“None of our pigs have ever been indoors besides the little huts that they have out there or the trees,” Kenan Todd said.

Their thick, wooly fur, which often is shed in warmer months, makes the breed well-suited for Iowa winters.

The brothers cleared trees and put up fencing in preparation for the pigs. Ford and the sows now roam two acres with plenty of tree cover and mud.

The pigs are kept in two separate fenced-in areas covering two acres. Sows are rotated out of Ford’s pen as necessary, while the other sows roam a larger fenced-in enclosure with striped piglets.

Electric fencing has been integrated on Ford’s side to keep him from trying to climb over.

“The boar gets a little antsy when there’s someone on the other side of the fence he wants to see,” Kenan Todd said. “The electric fence keeps him in check.”

In addition to the grubs they root from the soil and vegetation they graze, the pigs’ diets are supplemented with acorns, especially in the fall.

The Todds also are looking into small-grain feed alternatives.

“From all the reading we’ve done, it’s given us an understanding that it will give the meat and the fat an even higher quality than what it is, so we’re not only attempting to start with genetics, but also then give them the best quality feed, and it should keep the meat and the fat just a little bit firmer,” Kenan Todd said.

The feeder pigs are raised at Acorn Bluff Farms until 13 to 18 months of age, which is when they reach the hanging weight of between 260 and 280 pounds.

Then, they are taken six at a time to Bittner’s Meat Market, a USDA-certified butcher in Eureka, Ill.

The meat produced is shipped back to the Todds and stored in a local meat locker. The Todds, in turn, ship the meat to customers. Shipping is free for those in the 319 and 515 area codes.

It took some experimenting to figure out how to package the meat for national shipping. A brother in California was the happy recipient.

“We bought some shippers and put some dry ice and some ice packs in there and started shipping ... to try and figure out how much we needed to keep it cool all the way to California and how many days we could keep it in there,” Kenan Todd said. “And he was not arguing with getting free meat shipped to him.”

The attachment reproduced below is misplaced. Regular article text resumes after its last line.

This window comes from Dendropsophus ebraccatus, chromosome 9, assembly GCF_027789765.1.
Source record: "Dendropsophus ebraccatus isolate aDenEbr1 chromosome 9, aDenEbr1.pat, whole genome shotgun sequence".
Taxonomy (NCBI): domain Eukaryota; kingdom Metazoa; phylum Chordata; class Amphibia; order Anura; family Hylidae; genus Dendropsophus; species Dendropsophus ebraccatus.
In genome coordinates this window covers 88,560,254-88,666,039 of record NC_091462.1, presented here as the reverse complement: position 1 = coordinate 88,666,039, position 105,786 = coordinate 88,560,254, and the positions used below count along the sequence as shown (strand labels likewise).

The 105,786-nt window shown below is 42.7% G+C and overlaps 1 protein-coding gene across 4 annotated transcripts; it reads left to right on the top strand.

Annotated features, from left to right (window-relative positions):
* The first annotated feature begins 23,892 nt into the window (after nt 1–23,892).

Their brother shared the meat with friends, many of whom have become customers. Acorn Bluff Farms now ships coast-to-coast.

It wasn’t long before the Todds found themselves needing to expand the operation to keep up with demand. Because Mangalitsas are slow-growers, getting them on a regular slaughter schedule proved difficult. Now, however, there are enough pigs to be shipped about once a month.

“We typically sell out on our butcher dates, but our butcher dates are moving up closer and closer, and we’re getting a considerably more consistent supply, so we’re having less of that problem,” Kenan Todd said. “We’re starting to really flow from one butcher date to the next.”

Still, the Todds want to keep the operation at a manageable size.

“We enjoy raising them, and there’s kind of an optimal scale where if we scale down a little, it would be tougher for us to maintain that standard just because the boar is happier with more females and the piglets are happier with more friends,” Kenan Todd said. “We want to find our size where we can do what we do really well and get the meat to people so they enjoy it.”

In addition to word of mouth, the Todds turned their marketing efforts to social media. Kenan Todd said there have been many instances where it has been difficult to convey the taste and superiority of Mangalitsa pork.

“You just have this creaminess that you wouldn’t expect with meat,” he explained.

For copyright information, check with the distributor of this item, The Hawk Eye.